“The closest thing to exploring an underwater cave is like finding a mountain that no one has ever found. It’s not about claiming it in your name or saying you’re the first person but I really enjoy bringing that information back to the people,” he tells me.

And Brett has made some startling discoveries. A few years ago his team had perhaps a once in lifetime opportunity to force their way into a popular tourist attraction called Weeki Wachee, just north of Tampa. The place is famous for their mermaid shows and a massive gushing spring. The small entrance to the cave is impossible to enter. Brett explained “Weeki Wachee under normal circumstances lets out over 200 cubic feet of water a second.” During a drought the spring slowed down to 100 cubic feet a second. To put that in perspective a fire hose shoots out about four and half cubic feet a second. He pushed through 20 times that. Was it worth it?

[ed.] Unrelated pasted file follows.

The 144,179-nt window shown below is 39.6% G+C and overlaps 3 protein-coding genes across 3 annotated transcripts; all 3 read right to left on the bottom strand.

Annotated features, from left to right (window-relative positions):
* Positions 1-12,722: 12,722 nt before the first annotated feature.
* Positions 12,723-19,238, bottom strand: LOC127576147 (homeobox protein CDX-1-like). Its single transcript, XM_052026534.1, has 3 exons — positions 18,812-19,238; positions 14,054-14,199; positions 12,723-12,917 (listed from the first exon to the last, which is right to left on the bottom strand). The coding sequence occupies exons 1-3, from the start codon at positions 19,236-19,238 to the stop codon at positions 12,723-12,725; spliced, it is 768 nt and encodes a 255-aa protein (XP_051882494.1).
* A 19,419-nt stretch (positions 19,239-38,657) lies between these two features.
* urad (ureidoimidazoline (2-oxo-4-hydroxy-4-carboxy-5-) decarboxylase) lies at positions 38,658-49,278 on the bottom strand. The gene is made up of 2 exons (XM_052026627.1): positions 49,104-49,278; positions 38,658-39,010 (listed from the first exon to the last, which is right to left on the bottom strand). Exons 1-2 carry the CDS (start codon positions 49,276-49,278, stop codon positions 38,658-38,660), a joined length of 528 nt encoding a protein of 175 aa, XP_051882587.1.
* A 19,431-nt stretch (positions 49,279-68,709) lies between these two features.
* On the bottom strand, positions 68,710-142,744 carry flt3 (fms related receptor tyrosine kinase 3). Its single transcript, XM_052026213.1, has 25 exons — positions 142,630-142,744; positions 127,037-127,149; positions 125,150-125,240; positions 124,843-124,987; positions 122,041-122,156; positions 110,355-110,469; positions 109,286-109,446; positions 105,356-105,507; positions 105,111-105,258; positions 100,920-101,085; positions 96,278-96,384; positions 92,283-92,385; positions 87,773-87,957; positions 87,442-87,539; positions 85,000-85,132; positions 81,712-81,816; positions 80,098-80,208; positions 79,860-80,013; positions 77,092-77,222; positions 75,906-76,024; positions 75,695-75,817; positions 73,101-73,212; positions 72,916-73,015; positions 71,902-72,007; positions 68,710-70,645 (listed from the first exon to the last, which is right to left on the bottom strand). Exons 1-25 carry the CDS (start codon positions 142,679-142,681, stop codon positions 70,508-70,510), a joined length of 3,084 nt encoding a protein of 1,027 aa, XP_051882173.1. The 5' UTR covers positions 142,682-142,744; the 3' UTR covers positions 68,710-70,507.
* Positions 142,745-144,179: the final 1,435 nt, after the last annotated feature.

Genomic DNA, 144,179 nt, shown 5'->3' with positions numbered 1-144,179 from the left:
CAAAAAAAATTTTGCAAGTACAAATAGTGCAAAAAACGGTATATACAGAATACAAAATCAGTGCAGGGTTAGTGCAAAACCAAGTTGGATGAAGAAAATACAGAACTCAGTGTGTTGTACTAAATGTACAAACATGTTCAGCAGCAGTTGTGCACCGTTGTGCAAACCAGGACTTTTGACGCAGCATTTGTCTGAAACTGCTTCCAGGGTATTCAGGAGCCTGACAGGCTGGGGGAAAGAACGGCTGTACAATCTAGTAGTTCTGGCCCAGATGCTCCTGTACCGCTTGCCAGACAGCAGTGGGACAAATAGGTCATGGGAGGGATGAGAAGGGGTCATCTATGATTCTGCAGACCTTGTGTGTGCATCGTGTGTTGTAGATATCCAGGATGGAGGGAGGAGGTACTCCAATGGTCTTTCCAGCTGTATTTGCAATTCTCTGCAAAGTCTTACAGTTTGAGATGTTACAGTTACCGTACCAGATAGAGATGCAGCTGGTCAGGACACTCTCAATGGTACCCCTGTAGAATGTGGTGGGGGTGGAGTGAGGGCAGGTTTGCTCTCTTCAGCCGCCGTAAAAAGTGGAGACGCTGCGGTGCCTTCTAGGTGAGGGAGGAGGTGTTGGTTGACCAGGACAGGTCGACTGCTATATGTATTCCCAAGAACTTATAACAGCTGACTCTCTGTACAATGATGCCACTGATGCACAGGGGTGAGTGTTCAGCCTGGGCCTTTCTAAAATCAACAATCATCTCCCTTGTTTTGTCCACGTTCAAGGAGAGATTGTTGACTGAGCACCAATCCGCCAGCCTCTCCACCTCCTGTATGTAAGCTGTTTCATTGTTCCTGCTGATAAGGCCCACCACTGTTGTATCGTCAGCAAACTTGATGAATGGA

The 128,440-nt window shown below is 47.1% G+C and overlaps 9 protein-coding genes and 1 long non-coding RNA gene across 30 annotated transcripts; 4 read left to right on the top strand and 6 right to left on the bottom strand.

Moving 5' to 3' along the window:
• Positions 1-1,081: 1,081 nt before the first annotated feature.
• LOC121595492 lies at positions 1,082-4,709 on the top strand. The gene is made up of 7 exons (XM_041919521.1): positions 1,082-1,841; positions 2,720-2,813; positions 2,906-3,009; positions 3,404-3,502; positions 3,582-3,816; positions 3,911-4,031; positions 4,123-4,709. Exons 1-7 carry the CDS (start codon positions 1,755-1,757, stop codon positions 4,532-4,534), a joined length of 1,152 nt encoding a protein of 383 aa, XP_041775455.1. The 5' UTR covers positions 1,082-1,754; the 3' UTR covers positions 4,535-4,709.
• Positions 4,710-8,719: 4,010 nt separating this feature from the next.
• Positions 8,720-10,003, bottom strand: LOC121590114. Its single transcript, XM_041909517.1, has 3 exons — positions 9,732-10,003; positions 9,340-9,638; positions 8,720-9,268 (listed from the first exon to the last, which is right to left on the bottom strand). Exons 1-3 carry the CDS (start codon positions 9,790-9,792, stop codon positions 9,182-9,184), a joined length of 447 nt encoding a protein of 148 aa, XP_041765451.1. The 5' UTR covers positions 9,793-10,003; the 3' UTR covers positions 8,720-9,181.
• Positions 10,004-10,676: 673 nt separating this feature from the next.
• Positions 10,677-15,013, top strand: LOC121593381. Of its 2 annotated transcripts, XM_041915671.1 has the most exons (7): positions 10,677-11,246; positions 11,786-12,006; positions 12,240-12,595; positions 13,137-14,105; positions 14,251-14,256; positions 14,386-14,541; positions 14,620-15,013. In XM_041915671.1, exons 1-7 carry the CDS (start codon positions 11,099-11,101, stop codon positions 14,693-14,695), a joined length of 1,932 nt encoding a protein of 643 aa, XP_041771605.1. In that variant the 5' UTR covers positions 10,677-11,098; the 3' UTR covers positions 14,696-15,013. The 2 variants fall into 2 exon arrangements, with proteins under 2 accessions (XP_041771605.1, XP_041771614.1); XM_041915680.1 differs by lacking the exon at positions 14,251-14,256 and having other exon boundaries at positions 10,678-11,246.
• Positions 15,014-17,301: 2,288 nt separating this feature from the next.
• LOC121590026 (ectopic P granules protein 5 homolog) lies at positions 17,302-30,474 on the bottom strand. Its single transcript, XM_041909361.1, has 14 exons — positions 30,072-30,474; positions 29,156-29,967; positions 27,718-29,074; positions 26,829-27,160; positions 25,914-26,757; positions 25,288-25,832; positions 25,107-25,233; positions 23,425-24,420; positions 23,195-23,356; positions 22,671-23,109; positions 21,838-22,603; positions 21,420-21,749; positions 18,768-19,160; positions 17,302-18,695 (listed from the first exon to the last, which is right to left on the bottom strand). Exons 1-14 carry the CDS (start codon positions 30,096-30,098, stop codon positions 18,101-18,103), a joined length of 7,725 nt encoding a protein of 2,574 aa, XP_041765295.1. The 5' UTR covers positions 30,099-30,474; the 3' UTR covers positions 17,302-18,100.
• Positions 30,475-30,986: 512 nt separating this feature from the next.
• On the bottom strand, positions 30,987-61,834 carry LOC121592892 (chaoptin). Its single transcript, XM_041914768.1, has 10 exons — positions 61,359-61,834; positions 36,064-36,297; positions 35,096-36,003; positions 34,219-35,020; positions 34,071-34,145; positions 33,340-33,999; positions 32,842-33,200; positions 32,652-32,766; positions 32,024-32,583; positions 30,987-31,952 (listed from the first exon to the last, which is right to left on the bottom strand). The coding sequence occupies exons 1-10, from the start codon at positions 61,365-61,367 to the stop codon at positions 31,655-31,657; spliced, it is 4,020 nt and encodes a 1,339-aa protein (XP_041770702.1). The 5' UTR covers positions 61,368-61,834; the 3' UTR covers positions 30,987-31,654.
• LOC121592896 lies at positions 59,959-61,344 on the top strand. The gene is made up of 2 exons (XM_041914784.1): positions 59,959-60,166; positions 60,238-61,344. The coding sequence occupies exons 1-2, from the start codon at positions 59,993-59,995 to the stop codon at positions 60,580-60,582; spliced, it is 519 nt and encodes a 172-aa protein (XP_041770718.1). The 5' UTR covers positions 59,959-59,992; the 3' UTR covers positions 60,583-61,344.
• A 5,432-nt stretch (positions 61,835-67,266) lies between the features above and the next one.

“Sometimes I wake in the middle of the night and I’m just like am I ever going to have an opportunity to explore that incredible cave system again,” he says.

The pictures he took are stunning. You could fit an entire football stadium inside certain sections.

Brett estimates in the last decade he’s discovered between 20 and 30 new caves around the United States. He runs lines and maps them out. On this discovery he invited us to see, he comes across a fascinating pile of history, some it thousands of years old. He points to bones on the ground as he explains “Every little piece of this is a fossil that has come down out of the ceiling. Not really sure what it is. You can see some sand dollars. Other types of bone.”